So very proud in Durham

Cumulatively, in my entire life, I don’t think I have been thanked as much as I was yesterday afternoon.

Caution: Subject may appear way nerdier than he actually is.

I hung out with Maxie, one of my oldest friends.  We met in high school.  Doing the math yesterday, we realized we’ve been friends for thirty-seven years.  He is basically the nicest guy on the planet–I’ve never even seen him cranky.

Maxie and his husband Mark were at Durham Pride.  Pride is a weekend of activities celebrating, advocating, and supporting the LGBT community.  Through their church, Calvary United Methodist, they would hand out bottles of water to parade participants.  I joined them.How to describe the scene?  Well, imagine if colors, glitter, and feathers had rained from the sky, and this rain not only coated everyone, but made everybody it touched into best friends.  The air was thick with love and fun.  It was a grand example of the brotherhood of humanity.  I felt lucky to be there.

But.

In our shade-less spot it was hotter than deep-fried fire.  We were passing out bottles of water as fast as we could.  I’ve no idea how many bottles went through my sunburned paws, but in return for each and every one I received a giant smile and heart-felt thanks.

This was my favorite float in the whole parade.  If I live to 1000, I’ll never be as fabulous as the sisters.

We ran out at least twice, and volunteers made a run to Harris Teeter.  By the end, 2100 bottles had been handed out.  And I had a blast.

Afterward, the three of us were famished, so we walked up to Dane’s Place (754 9th St) for lunch.  Everybody ordered cheeseburgers, and nobody was disappointed.  They have about twenty possible toppings, so our every whim was satisfied.  I had cheddar, grilled onions, and tomatoes, slathered with way too much mayo, just the way I like it.  They also have a really good fountain Coke, and the best tater tots in town.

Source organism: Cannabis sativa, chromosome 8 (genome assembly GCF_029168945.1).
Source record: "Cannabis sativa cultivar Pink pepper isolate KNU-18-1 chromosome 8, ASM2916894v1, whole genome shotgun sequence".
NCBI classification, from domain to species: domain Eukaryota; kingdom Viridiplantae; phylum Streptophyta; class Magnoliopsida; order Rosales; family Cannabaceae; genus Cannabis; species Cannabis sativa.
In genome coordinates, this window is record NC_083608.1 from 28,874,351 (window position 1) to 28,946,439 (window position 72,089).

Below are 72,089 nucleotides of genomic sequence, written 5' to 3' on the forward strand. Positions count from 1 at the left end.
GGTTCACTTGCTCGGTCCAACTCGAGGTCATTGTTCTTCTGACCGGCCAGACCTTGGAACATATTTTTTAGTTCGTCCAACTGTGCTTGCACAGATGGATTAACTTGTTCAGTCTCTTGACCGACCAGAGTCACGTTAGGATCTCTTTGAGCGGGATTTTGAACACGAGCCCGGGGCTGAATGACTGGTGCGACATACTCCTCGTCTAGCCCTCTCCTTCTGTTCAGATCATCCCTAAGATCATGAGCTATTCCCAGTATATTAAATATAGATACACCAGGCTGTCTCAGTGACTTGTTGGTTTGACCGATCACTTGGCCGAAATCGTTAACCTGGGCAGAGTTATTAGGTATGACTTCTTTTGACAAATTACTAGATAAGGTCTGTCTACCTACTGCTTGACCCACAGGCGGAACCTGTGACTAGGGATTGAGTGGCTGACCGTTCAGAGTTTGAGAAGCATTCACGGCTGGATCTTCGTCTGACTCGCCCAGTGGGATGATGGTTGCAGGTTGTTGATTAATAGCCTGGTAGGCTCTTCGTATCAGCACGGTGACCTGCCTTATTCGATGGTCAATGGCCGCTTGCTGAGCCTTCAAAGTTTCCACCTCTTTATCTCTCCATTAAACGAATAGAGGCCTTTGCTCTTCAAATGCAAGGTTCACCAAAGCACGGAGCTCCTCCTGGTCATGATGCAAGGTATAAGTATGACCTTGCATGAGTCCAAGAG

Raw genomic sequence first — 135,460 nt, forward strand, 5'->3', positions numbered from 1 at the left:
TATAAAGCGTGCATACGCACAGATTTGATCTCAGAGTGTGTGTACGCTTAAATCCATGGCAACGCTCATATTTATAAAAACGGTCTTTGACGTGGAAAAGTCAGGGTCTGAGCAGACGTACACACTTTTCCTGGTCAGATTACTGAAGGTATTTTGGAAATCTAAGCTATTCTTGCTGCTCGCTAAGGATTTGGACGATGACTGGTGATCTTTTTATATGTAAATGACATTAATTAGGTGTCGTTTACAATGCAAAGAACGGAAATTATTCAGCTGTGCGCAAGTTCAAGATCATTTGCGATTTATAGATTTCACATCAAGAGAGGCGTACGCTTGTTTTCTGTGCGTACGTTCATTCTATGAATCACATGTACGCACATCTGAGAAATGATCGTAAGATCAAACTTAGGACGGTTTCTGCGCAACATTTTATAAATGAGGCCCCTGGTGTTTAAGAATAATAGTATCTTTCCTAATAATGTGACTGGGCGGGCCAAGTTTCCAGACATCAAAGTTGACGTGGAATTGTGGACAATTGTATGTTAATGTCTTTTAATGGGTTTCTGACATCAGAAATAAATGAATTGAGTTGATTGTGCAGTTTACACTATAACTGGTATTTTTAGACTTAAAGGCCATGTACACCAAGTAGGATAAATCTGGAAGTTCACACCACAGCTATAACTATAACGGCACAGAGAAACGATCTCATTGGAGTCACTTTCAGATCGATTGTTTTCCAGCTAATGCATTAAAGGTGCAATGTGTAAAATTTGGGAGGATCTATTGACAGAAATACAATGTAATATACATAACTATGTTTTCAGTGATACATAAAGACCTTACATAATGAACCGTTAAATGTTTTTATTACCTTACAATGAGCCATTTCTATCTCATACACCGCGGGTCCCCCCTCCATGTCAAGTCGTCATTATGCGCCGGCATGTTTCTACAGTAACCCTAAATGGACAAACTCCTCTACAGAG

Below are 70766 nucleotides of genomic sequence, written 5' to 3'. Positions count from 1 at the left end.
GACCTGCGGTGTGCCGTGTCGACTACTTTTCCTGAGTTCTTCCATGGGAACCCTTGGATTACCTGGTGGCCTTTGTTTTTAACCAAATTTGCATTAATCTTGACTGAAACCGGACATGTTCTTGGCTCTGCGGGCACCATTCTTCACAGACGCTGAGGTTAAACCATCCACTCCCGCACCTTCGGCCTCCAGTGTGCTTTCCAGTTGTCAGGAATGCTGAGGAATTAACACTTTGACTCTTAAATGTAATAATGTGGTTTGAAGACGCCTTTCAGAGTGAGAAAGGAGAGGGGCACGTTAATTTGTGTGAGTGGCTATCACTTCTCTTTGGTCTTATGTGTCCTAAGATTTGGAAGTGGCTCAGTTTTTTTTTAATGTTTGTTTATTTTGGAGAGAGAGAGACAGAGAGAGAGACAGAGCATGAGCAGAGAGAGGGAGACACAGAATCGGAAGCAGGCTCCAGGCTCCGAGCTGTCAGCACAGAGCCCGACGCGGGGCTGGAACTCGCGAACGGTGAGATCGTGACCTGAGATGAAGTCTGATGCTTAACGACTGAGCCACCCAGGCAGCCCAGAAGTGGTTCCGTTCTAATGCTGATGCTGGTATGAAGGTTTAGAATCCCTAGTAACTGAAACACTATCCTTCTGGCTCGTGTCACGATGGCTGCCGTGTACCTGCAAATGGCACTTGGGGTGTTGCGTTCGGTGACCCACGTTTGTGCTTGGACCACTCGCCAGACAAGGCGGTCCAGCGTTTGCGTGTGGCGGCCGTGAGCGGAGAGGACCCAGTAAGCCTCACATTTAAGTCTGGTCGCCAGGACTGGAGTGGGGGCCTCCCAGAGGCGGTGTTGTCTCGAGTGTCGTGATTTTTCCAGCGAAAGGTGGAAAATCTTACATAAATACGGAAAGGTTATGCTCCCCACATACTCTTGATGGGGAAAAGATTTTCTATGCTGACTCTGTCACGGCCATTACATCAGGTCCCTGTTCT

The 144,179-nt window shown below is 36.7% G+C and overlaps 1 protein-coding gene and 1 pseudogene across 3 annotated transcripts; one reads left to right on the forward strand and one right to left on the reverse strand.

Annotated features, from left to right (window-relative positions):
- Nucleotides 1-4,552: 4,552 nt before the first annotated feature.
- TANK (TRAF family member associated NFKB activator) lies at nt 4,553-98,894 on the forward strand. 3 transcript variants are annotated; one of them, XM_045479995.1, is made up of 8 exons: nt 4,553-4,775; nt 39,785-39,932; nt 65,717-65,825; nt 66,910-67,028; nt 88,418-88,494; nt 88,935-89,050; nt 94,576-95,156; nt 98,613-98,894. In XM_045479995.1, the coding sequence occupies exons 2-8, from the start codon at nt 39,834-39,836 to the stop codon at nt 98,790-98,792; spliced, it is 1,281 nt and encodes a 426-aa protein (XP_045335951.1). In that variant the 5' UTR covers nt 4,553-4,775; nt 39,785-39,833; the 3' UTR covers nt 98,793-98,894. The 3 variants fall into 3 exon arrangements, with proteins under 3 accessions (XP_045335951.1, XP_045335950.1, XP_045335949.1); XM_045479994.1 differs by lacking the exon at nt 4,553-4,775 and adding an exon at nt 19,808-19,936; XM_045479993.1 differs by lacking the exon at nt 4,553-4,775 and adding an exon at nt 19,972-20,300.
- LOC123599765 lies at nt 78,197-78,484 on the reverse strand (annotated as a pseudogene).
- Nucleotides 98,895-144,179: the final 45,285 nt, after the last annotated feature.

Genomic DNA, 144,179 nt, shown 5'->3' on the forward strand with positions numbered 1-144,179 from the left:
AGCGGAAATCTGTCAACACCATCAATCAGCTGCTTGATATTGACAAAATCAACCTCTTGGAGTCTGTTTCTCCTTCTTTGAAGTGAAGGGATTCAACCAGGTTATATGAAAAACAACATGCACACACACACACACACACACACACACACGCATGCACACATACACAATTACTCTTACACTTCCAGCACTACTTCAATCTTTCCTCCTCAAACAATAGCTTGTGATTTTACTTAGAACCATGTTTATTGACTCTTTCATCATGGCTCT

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Here I am in Dane’s, the filling in a man sandwich.  Check out that glitter on Mark.

After lunch, I ran a couple of errands on the way home.  First I hit Whole Foods.  After that meal there was no way I was making a big dinner for Petey and myself, so I picked up one of my spouse’s favorite dinners from their grab and go section.

That man loves Whole Foods burritos.  His traditional fave has been chicken adobo.  But recently it’s been AWOL and in its place they’ve had chicken mole.  Mole’s a complex sauce with seeds, nuts, spices, and usually some unsweetened chocolate.  From the way he devoured it, I don’t think he misses the adobo one bit.After that stop I was starting to hanker for chocolate.  Since I calculated that during my stint as water girl I’d worked off forty or fifty pounds, I headed to one of my favorite stops for sweet self-indulgences; Parker and Otis.

Luckily for my waistline, fate had different plans.

They had many gorgeous, delicious-looking treats on offer (six kinds of cupcakes, blondies, brownies, and assorted cookies), but they also had my favorite P&O summer-time treat: fresh corn and tomato salad.  They cut the fresh corn off the cob in big pieces and mix it with assorted small tomatoes, red onion, and parsley, all tossed in a simple oil and vinegar dressing.  Instead of sweets, I bought a half pound of summer salad.  But I could happily eat a bucket of it.While I was waiting for the salad to be packaged, I wandered around their autumn and Halloween displays.  Store owner Jennings Brody has curated a seasonal collection which includes everything from mallow pumpkins (my personal favorite) to very exclusive hand-crafted chocolates. If you need a dose of either sweets or fall inspiration, Parker & Otis is one of the best spots in Durham.  Regardless of the temperature outside, you’ll leave with the rustle of fallen leaves in your head, and the desire for a cozy sweater to wrap around your shoulders.So, although yesterday was an entirely new experience and one of the most fun days I’ve had in a long time, it was also a typical day in Durham.